Autistic people three times more likely to develop Parkinson’s-like symptoms

A carer helps a patient in Swiss day-care centre for people suffering from Parkinson's disease.

A carer helps a patient in a Swiss day-care centre for people suffering from Parkinson’s disease.Credit: Amelie-Benoist/BSIP/Science Photo Library

A study of quarter of a million people with autism, intellectual disabilities or both has found that their risk of developing symptoms associated with Parkinson’s disease is three times that in the general population.

The study is the largest of its kind, and warrants further investigation into the links between these conditions, researchers say. The findings were presented at the annual meeting of the International Society for Autism Research in Melbourne, Australia, on 16 May, and have not yet been peer reviewed.

The results are “a big deal as we think about planning and what we should be screening or looking for as autistic people age”, says study co-author Gregory Wallace, a developmental neuropsychologist at George Washington University in Washington DC.

Robert Hendren, a psychiatrist at the University of California, San Francisco, agrees. “The better prepared people can be, then the better chance there is of minimizing the effects, or maybe even eliminating them,” he says.

Changing understanding

There have been few studies on health effects experienced by autistic adults as they age. When autism was first described1 in the 1940s, “it was seen as a disorder of infants”, says Joseph Piven, a psychiatrist at the University of North Carolina at Chapel Hill.

Autism did not become a distinct diagnosis until the 1970s, and the criteria for characterizing it have been changed several times since then. These changes — in addition to the difficulty of recruiting ageing participants into studies — have made it difficult to follow individuals over long term, Wallace says.

“Part of the reason we know so little about this, and why this is in its infancy, is because we know so little more broadly about ageing and autism,” says Wallace.

Previous studies have suggested that autistic people have disproportionately high rates of parkinsonism — symptoms common in Parkinson’s disease, including tremors, sudden freezing while walking and difficulty holding a posture — compared with the general population. One of the first studies to investigate this, published in 2015 by Piven and his colleagues2, looked at 37 adults with autism and found that 12 had parkinsonism. But small sample sizes have undermined the reliability of findings.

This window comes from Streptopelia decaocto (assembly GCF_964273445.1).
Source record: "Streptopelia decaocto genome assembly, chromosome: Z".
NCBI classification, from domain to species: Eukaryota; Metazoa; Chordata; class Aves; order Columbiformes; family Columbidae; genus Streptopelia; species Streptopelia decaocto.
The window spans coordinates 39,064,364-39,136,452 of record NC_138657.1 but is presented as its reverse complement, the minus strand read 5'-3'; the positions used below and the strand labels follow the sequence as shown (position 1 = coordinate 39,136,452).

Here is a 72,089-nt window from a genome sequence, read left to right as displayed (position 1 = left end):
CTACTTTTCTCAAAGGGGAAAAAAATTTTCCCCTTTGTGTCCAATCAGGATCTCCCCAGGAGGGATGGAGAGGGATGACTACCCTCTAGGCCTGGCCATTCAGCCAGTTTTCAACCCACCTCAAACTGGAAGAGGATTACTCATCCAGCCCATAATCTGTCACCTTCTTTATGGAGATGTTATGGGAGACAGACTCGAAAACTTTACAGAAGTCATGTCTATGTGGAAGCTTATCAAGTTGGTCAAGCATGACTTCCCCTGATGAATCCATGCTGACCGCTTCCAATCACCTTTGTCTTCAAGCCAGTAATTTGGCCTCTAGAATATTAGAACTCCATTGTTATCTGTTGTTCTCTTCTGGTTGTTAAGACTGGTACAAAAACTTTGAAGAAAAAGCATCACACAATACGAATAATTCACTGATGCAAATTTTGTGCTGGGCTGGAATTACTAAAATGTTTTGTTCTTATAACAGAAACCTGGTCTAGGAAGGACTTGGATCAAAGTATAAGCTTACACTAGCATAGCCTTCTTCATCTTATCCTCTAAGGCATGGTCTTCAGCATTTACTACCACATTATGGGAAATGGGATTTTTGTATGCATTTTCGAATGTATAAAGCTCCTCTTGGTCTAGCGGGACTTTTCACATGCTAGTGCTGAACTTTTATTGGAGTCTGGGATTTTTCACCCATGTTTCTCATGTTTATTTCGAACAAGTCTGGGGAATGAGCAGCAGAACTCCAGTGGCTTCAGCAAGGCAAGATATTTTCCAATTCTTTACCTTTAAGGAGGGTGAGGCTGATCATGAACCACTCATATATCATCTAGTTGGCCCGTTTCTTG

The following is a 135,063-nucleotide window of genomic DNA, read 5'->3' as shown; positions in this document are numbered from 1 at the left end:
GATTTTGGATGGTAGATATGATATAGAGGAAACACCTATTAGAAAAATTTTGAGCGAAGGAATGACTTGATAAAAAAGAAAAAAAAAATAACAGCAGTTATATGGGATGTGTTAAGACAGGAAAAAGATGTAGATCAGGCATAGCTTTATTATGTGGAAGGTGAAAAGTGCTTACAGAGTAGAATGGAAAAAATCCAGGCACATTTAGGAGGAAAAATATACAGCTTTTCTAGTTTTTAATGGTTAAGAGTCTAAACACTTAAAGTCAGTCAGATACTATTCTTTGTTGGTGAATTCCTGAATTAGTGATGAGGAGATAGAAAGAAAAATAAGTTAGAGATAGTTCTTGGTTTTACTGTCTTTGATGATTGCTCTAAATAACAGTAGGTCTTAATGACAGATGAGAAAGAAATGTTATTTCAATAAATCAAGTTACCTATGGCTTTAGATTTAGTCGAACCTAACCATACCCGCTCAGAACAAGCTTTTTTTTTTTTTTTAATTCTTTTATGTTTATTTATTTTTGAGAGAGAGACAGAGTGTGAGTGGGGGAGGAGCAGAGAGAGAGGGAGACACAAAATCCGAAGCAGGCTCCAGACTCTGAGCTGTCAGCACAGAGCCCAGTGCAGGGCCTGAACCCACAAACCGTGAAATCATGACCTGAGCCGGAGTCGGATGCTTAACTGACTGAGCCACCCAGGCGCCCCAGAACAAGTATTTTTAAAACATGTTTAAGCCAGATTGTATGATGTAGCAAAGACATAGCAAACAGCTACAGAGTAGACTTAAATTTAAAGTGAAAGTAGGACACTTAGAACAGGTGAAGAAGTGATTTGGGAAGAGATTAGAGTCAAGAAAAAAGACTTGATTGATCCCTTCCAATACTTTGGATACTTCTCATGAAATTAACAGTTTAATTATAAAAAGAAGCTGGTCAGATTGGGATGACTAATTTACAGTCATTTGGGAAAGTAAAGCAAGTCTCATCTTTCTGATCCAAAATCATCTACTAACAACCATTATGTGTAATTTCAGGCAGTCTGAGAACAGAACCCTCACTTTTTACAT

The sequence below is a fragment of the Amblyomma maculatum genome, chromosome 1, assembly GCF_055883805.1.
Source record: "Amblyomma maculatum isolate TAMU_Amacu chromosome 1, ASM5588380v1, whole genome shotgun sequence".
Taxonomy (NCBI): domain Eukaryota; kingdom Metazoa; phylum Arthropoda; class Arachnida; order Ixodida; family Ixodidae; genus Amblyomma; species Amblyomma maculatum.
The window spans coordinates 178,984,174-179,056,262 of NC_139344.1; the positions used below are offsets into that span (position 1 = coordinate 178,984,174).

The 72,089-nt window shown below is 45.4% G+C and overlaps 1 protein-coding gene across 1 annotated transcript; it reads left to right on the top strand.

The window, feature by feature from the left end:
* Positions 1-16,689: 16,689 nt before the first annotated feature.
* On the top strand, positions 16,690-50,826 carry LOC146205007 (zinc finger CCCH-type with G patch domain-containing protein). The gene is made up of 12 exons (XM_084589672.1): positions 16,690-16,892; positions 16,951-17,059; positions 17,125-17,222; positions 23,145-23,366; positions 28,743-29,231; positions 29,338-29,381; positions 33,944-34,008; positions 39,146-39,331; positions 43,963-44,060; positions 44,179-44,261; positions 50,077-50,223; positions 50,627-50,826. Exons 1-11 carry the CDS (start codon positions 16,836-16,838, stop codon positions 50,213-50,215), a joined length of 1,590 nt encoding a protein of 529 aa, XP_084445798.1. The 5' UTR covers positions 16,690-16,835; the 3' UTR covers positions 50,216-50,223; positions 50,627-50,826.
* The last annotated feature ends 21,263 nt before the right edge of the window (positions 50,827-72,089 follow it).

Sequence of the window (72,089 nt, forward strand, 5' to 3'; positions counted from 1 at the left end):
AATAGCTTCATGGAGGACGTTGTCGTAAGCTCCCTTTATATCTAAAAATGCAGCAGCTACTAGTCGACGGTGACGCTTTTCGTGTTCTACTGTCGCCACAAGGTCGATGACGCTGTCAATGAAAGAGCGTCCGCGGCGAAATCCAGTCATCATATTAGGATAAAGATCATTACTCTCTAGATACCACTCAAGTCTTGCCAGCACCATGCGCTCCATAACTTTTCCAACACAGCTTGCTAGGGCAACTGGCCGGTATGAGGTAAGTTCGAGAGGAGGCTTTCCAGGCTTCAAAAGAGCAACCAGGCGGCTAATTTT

“Many autistic people, when they’re younger, have motoric symptoms, or issues with motor functioning,” says Wallace. “We want to figure out if it is a parkinsonism, a broader array of these motoric features, or is it a neurodegenerative process,” he adds.

Genetic studies have also found that autism is linked to mutations in the PARK2 gene, which is also associated with Parkinson’s disease3.

Wallace and his collaborators reviewed three years’ worth of medical records (spanning 2014–2016) for 247,539 people in the United States aged 45 and older. Of these, 23,686 had autism; 223,853 were not autistic but had an intellectual disability; and 13,302 had both.

The records showed diagnoses of parkinsonism in 5.98% of the autistic people who had no intellectual disability, 6.01% of people who had an intellectual disability but were not autistic and 7.31% of those with both conditions. Everyone diagnosed with parkinsonism was more than 55 years old.

These rates are much higher than in the general population, where between 0.11% and 1.85% of people in the same age group have Parkinson’s-like symptoms.

Hidden factors

Parkinsonism could be linked to autism and intellectual disabilities by an as-yet unidentified facet of brain health or development, researchers say. The link could even be affected by medications. Studies in the United States report4 that 20–34% of children with autism are prescribed antipsychotic drugs to reduce behaviours considered ‘challenging’, such as irritability, aggression, self-injury and social withdrawal. Some antipsychotic drugs are known to cause parkinsonism as a side effect.

In a follow-up analysis also presented at the meeting, Wallace and his collaborators excluded people who had taken parkinsonism-inducing drugs during the study window. Their findings, seen by Nature, suggest that the rates of parkinsonism were still elevated even in this restricted group.

Researchers say future studies should look at the age of onset of parkinsonism to determine whether autistic people and those with intellectual disabilities experience the symptoms earlier than those in the general population.

“Critically, for us to understand if it’s neurodegenerative, we need to follow people over time,” says Wallace.

“We need to think about how to treat it,” says Piven. “We need to think about screening people with autism for parkinsonian features.” Hendren agrees. “It’s going to be a complex picture,” he says. “And we need to do it all together.”

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